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TNC’s Mayme Glade has rare species

The Nature Conservancy’s mission is to preserve the plants, animals and natural communities that represent the diversity of life on Earth by protecting the lands and waters they need to survive.
Without community-minded people, it would be nearly impossible for The Nature Conservancy to conduct its work.
The Blue River Project Office of TNC was the recent beneficiary of a 70-acre property in southeastern Harrison County. A dedication ceremony was held Saturday morning to honor both Julia Martin and the late Brent Martin, who donated the land, which will forever be known as the Mayme Hinton Glade Nature Preserve.
Included among the dry-mesic forest landscape is a natural limestone glade.
Glades are natural forest openings where bedrock is at or near the surface, and are typically found on sunny, exposed south- or west-facing slopes. Considered ecologically significant, glades are ranked as globally rare biological communities.
Mayme Hinton Glade provides habitat for orange coneflower (state rare), angle pod (state rare), crested coralroot (a parasitic orchid ‘ state rare), devil’s bit (a native lily ‘ state endangered) and the cob web skipper (a rare butterfly species). The land includes deer, turkey, all sorts of birds and, as Brent Martin put it, ‘is like being in heaven on Earth.’
More than a dozen folks, including John Bacone of the Indiana Division of Nature Preserves, made the long, sometimes-muddy hike from Martin’s quaint, secluded home to the limestone glade where the presentation was made.
According to Bacone, the Hinton preserve is the 219th preserve dedicated in the state of Indiana.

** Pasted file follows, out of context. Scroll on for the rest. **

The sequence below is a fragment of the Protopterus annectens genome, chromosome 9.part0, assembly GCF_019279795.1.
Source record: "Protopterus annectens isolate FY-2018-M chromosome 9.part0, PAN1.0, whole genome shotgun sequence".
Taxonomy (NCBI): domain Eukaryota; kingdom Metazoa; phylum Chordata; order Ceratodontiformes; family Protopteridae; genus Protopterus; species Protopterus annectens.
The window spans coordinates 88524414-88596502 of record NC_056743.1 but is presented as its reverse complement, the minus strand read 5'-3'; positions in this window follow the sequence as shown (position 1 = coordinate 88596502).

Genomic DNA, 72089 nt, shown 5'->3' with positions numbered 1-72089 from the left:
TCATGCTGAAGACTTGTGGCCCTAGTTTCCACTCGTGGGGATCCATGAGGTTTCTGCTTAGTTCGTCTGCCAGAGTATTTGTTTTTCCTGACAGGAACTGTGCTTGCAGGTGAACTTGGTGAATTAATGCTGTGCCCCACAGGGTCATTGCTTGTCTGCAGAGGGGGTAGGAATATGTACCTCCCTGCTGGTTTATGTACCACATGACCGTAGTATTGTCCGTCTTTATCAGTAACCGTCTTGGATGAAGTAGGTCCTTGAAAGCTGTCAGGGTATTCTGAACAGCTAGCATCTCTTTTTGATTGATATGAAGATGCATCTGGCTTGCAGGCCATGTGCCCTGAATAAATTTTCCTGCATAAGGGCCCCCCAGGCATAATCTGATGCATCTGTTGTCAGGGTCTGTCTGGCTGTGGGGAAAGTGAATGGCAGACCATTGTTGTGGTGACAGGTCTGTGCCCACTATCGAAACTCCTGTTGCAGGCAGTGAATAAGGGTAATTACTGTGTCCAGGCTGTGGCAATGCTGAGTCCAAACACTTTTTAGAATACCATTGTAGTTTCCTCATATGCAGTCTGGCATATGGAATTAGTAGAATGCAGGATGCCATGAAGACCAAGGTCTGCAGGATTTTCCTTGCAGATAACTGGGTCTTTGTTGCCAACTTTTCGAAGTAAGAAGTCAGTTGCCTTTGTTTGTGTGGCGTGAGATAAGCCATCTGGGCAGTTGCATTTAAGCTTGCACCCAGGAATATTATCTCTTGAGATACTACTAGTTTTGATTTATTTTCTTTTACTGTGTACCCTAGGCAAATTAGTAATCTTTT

‘It’s The Nature Conservancy’s goal to find special places that are still unique, and sometimes these types of special places are right under our noses,’ said Allen Pursell of The Nature Conservancy. ‘The plants here are special. The glade is special. And it’s our goal to find these places and set them aside for future generations. Usually we have to purchase these types of tracts, so it means a lot to us in regards to what Julia has done. It’s a rare family that would donate this type of land.’
Pursell also announced that The Nature Conservancy closed on a 10-acre tract adjacent to the Hinton preserve last week. That piece of property includes St. Peter’s Lake Glade.
The Mayme Hinton Preserve was named for the late aunt of Brent Martin, whom Julia described as, ‘an ol’ crusty, independent woman. A real gem.’
Martin, who is a physics, chemistry and Earth science teacher at South Central Junior-Senior High School, said she and her late husband wanted to make sure their estate was taken care of before anything unknown took place.
‘We called the state and they came out and looked at the property, and now it will be protected forever,’ Martin said. ‘It’s nice to know that with eminent domain there will be some pretty large hoops to jump through if someone ever wants to do anything to the property.
‘Brent and I never felt like we ‘owned’ the land,’ she said. ‘Land shouldn’t belong to anyone. It’s there for everyone to enjoy.’
The Nature Conservancy has been in existence since 1951 and has projects in all 50 states and 27 countries. The Nature Conservancy has protected more than 117 million acres of land and 5,000 miles of river around the world. It has one million members and supporters, more than 1,500 volunteers and 3,200 employees, 720 of whom are scientists. TNC has about 14,000 Hoosier members.